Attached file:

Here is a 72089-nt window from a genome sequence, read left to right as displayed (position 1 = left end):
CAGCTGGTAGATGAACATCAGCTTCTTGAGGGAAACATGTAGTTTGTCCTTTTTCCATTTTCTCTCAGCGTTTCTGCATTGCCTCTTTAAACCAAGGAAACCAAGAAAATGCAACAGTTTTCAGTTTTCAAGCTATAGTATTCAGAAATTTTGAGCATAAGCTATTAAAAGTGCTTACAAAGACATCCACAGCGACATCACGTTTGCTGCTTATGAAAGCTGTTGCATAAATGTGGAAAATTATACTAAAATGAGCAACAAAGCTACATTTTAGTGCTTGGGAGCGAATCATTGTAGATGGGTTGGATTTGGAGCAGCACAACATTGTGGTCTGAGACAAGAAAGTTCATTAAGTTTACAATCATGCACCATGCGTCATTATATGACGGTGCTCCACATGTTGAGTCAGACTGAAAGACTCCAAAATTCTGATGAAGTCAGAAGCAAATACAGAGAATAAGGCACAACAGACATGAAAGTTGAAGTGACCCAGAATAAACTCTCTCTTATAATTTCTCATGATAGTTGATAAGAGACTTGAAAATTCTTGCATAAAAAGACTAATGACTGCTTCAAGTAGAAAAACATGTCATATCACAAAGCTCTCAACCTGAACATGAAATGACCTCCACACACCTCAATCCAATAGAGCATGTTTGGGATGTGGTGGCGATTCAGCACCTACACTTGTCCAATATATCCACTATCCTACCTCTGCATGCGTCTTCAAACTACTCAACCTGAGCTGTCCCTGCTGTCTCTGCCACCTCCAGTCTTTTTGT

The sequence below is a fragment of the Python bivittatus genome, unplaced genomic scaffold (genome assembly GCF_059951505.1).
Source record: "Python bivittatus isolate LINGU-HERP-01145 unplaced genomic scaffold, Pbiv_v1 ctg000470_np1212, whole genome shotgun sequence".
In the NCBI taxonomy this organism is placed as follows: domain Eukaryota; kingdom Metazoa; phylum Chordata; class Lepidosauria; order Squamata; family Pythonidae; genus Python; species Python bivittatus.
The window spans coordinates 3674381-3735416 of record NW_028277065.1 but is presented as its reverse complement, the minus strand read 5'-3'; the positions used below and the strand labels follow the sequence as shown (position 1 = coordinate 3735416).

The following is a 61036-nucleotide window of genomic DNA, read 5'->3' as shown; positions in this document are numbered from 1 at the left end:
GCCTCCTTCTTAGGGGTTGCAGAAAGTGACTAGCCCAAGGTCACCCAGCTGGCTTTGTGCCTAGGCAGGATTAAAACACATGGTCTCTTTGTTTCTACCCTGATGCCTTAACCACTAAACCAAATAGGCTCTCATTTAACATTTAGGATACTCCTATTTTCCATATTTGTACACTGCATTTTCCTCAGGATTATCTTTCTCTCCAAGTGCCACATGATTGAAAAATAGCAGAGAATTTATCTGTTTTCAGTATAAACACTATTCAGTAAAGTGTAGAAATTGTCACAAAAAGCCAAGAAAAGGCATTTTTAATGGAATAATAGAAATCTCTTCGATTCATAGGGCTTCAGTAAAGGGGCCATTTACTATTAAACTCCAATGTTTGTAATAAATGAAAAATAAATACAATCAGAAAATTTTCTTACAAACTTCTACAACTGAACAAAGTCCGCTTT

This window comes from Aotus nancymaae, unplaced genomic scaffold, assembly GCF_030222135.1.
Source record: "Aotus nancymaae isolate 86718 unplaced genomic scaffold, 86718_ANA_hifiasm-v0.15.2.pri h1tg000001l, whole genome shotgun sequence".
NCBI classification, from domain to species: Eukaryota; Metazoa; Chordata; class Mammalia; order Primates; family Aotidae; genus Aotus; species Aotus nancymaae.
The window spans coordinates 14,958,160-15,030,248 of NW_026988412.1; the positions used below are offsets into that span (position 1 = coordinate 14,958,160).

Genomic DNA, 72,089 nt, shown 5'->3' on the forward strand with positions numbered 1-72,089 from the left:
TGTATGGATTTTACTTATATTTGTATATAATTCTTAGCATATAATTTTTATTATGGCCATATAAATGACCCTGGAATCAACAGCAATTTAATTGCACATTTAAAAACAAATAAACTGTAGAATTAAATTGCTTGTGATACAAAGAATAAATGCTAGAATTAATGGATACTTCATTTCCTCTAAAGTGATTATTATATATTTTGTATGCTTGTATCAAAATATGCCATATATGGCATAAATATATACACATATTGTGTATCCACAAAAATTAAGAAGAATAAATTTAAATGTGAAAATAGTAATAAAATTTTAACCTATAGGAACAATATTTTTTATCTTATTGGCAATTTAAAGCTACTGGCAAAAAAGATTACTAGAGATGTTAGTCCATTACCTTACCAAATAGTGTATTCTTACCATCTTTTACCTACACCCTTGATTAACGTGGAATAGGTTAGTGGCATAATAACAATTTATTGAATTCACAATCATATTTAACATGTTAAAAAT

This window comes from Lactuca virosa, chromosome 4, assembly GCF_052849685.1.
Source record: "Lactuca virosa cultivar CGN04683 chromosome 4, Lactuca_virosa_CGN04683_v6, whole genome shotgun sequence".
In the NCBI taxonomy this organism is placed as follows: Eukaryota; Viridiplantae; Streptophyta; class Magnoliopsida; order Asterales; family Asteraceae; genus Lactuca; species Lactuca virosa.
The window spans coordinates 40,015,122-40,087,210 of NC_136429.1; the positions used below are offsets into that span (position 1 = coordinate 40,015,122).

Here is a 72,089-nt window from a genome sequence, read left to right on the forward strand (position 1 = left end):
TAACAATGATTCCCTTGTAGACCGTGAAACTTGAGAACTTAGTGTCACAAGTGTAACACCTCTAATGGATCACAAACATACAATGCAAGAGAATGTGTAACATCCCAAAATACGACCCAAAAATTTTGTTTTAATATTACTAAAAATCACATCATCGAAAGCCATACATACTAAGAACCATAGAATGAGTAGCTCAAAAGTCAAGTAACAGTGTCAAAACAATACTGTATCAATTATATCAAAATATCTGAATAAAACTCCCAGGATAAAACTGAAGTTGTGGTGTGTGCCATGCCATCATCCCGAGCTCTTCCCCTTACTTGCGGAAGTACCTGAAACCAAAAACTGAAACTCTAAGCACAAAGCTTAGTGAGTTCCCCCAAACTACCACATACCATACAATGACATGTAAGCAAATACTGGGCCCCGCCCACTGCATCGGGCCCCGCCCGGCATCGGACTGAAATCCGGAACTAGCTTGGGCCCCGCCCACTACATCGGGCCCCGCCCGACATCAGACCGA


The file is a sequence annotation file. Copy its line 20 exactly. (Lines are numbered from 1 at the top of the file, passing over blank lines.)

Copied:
TAACAATGATTCCCTTGTAGACCGTGAAACTTGAGAACTTAGTGTCACAAGTGTAACACCTCTAATGGATCACAAACATACAATGCAAGAGAATGTGTAACATCCCAAAATACGACCCAAAAATTTTGTTTTAATATTACTAAAAATCACATCATCGAAAGCCATACATACTAAGAACCATAGAATGAGTAGCTCAAAAGTCAAGTAACAGTGTCAAAACAATACTGTATCAATTATATCAAAATATCTGAATAAAACTCCCAGGATAAAACTGAAGTTGTGGTGTGTGCCATGCCATCATCCCGAGCTCTTCCCCTTACTTGCGGAAGTACCTGAAACCAAAAACTGAAACTCTAAGCACAAAGCTTAGTGAGTTCCCCCAAACTACCACATACCATACAATGACATGTAAGCAAATACTGGGCCCCGCCCACTGCATCGGGCCCCGCCCGGCATCGGACTGAAATCCGGAACTAGCTTGGGCCCCGCCCACTACATCGGGCCCCGCCCGACATCAGACCGA